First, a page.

Two squares, 16 m apart (Fig. 1), along a trench that was dug during the course of infrastructure work, were opened.
Square 1 (2 × 4 m). A modern concrete wall (W102), oriented north–south, was exposed in the western part of the square. Two coins, dating to 1950 when the Zarnuqa immigrant camp was established there, were discovered in the wall’s foundation trench. A wall (W105) built of two rows of fieldstones (average dimensions 0.15 × 0.20 m) was exposed in the eastern part of the square, at a depth of 0.8 m below surface. Wall 105, oriented north–south, was preserved a single course high (0.4 m) and 1.5 m long. Non-diagnostic potsherds were retrieved from the fill of the wall. After removing a brown hamra fill layer (thickness 0.3 m), a floor (L107; thickness 0.1 m) of small fieldstones was exposed east of W105, at a depth of 1.15 m below surface. A few body sherds of jars from the Byzantine and Early Islamic periods were found above the floor.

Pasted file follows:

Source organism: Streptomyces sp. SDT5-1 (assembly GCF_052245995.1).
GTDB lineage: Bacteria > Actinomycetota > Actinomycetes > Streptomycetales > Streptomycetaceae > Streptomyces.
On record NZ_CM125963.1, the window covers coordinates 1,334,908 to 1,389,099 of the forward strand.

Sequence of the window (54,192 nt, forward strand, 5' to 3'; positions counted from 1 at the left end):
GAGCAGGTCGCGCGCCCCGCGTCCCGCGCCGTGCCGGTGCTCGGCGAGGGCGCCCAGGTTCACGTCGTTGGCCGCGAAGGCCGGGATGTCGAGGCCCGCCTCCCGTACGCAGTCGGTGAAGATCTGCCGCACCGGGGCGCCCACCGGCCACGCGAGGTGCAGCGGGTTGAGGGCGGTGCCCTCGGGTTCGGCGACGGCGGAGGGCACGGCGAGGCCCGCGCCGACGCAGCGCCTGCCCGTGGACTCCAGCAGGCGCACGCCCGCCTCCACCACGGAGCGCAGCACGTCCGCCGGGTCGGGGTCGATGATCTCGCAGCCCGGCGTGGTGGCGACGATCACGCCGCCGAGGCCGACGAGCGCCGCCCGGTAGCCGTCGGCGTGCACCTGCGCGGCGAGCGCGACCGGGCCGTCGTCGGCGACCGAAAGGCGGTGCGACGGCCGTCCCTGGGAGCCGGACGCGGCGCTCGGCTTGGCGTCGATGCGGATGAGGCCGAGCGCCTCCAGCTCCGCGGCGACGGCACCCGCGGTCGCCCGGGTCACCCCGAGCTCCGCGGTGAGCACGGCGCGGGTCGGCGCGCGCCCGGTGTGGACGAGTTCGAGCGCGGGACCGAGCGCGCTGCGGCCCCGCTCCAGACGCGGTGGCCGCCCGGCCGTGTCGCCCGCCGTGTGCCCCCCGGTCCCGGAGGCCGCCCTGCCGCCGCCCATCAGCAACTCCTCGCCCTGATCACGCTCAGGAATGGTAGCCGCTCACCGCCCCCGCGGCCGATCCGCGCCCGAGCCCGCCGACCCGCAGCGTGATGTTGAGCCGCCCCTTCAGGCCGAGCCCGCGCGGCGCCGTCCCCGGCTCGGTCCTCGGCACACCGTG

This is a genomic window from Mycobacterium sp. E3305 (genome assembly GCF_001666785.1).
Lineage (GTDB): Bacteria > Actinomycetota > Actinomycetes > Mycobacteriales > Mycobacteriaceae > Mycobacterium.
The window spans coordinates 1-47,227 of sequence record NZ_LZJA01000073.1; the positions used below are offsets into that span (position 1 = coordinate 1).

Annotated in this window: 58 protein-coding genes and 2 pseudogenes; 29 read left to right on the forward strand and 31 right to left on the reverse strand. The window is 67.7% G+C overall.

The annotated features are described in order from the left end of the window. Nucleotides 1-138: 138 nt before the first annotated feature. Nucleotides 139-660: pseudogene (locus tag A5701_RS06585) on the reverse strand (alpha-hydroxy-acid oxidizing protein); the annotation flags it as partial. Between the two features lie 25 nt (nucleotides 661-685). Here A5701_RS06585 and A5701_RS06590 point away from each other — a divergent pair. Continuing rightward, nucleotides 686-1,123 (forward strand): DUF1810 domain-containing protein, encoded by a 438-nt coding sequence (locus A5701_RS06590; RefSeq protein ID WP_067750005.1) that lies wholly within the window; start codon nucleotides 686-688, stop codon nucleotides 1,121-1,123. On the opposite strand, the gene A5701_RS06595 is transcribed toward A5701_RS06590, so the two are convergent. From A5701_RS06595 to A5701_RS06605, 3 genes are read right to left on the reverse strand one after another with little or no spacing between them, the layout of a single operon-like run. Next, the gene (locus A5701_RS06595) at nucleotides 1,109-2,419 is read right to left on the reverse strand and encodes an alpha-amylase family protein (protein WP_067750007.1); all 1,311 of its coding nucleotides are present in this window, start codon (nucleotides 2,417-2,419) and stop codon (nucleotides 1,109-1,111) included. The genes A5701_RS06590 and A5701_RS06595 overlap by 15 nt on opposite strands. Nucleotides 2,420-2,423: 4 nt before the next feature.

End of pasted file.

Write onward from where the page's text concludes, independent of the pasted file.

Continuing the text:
Square II (2.0 × 3.5 m). A floor (L108; thickness 0.1 m) of small kurkar stones was exposed in the western part of the square, 0.1 m below surface. A few non-diagnostic potsherds were collected above the floor.
Floor 107 probably belonged to the Byzantine site that was exposed by A. Mettens in the Qiryat Moshe neighborhood (HA-ESI 114:71*); the rest of the architectural remains in the two squares should be ascribed to the abandoned Arab village of Zarnuqa and the immigrant camp named after it.